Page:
For the second year running, the Indian Air Force came out with flying colours in their brush with the world's most technological advanced airpower -- the United States of America.
Like fish taking to water, Indian fighter pilots took their maiden introduction to Airborne Early Warning and Control System technology, which flew over the country's skies for the first time. Fresh from having proved their mettle in manoeuvres with their United States Air Force counterparts in exercises last year on F-15 Tomcats, IAF pilots held their own, when they came up against the Fighting Falcons -- F-16's, billed as the most superior fighter in the world during the almost two week long joint exercises.
Their performance held in an AWACS environment won them the pat from the visiting American Vice Commander of the Pacific Fleet, Lieutenant General DA Deptula and commanders of the F-16's. "IAF pilots performed exceedingly well during the exercises which for the first time were being held in an AWACS environment", Deptula told newsmen here. His top F-16's commanders Captain Eathen White was more forthcoming saying that 'IAF pilots were outstanding. We watched them very closely and have learnt a lot from them".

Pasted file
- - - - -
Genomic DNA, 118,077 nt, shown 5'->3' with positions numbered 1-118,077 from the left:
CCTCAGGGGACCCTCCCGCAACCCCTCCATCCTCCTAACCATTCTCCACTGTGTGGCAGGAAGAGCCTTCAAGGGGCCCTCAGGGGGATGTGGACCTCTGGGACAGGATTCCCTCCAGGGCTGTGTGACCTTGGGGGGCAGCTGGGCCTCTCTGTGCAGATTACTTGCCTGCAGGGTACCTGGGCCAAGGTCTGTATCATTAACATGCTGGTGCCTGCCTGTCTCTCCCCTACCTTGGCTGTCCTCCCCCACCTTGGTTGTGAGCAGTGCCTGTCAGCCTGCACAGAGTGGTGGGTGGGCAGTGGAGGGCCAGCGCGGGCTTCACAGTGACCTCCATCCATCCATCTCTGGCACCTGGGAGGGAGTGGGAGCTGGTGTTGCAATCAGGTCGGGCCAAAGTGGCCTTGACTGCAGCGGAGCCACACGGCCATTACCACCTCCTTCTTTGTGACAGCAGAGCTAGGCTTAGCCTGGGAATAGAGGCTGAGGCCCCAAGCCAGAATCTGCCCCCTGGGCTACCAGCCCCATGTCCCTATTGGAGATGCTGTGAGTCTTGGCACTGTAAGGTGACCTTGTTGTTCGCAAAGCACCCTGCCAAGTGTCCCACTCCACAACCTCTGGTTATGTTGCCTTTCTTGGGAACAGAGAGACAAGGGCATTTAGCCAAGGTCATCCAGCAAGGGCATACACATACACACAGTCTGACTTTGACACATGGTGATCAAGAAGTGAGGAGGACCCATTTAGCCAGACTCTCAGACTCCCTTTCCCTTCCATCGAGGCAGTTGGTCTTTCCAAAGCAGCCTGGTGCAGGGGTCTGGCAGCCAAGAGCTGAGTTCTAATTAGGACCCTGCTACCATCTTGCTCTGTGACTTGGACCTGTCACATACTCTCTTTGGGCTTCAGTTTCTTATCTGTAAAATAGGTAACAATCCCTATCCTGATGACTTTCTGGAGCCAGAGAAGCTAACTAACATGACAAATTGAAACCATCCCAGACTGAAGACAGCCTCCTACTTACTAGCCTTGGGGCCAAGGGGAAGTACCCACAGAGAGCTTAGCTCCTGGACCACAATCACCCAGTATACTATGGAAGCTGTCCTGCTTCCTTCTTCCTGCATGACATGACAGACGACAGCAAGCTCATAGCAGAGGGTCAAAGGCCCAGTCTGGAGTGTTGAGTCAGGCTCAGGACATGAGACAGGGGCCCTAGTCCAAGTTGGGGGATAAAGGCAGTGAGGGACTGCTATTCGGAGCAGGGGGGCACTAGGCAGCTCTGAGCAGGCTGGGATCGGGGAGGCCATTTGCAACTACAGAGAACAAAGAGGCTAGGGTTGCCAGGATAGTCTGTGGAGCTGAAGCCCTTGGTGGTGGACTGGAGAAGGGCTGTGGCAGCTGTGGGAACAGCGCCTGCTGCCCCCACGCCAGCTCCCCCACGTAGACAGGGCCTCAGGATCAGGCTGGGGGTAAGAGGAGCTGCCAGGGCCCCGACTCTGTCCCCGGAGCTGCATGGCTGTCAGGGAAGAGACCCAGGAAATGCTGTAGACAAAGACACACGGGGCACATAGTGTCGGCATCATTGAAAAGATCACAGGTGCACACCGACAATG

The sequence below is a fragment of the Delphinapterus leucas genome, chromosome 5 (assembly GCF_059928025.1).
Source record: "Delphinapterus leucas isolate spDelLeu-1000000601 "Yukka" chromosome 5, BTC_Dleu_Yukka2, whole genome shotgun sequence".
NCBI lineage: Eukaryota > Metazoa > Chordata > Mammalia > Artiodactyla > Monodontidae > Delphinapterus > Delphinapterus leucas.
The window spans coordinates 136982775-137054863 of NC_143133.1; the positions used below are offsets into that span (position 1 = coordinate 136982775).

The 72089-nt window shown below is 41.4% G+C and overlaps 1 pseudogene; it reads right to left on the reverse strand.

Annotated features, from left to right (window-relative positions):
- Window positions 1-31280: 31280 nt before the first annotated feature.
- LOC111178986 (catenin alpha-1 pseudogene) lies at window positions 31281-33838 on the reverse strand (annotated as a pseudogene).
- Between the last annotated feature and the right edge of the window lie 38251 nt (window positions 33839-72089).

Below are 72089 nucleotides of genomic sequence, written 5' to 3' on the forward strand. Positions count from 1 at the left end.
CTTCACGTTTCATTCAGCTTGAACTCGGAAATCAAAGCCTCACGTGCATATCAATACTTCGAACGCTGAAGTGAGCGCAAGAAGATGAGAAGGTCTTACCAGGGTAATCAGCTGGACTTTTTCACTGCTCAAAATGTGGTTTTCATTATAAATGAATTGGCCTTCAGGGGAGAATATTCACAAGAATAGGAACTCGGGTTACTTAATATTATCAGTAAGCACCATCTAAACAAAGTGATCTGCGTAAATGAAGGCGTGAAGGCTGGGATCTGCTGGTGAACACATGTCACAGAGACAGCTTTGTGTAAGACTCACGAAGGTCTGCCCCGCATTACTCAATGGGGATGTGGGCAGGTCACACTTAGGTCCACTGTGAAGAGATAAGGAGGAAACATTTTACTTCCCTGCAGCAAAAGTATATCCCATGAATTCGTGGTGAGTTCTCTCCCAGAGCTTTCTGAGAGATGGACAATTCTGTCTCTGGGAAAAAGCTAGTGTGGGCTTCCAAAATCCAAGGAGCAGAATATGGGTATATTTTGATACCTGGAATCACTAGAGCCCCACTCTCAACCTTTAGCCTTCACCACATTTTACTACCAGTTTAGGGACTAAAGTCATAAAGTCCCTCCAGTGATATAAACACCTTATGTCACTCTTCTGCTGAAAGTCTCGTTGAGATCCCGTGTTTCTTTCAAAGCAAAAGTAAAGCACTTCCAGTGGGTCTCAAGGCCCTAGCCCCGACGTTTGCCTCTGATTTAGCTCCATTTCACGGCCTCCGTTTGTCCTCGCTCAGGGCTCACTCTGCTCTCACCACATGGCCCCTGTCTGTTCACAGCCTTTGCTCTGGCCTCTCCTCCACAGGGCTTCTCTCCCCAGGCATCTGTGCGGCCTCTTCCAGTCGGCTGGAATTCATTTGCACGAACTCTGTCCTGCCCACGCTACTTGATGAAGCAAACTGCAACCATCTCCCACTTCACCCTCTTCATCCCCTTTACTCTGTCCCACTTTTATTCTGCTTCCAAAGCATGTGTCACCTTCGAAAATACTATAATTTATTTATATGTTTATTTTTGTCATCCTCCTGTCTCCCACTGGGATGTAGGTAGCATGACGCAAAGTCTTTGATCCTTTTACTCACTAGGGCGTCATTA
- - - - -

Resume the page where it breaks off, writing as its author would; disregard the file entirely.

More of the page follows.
Indian fighter pilots were agog for flying in tandem with the E3 Sentry AWACS system saying it "definitely was a force multiplier. Giving you an eye deep beyond you". They said there were all fired up for the induction of the Indian AWACS system by 2007. "Our pilots were exposed to flying in an AWACS environment which will help us when we induct our AWACS," Air Marshal F H Major, Air Officer Commanding in Chief Eastern Air Command, who was also present, said.
On their flying experience in tandem with the AWACS, Indian pilots said it gave them an eye deep into rival territory. "We could pick up incoming targets whether aircraft or missiles almost 400 kilometers away. It gives a grand battle coordination in the air", they said. Indian flight controllers were allowed by the US Air Force personnel to handle the AWACS system during the exercises, senior IAF officers said.Though both Air Force officials shied away from giving any figures of "kills" or "hits", USAF pilots said they had been impressed by the flying skills of the Indian pilots. Deptula as well as Major stressed that the pilots flew in mixed groups simulating dissimilar Air Combat Missions, Basic Fighter Manoeuvres and large-scale engagements in which no individual scores were kept. "The US Air Force is the largest and most technologically advanced air force in the world with rich operational experience. At the same time, the home grown ingenuity and skill of the IAF pilots has earned them respect from different nations of the world", Major said.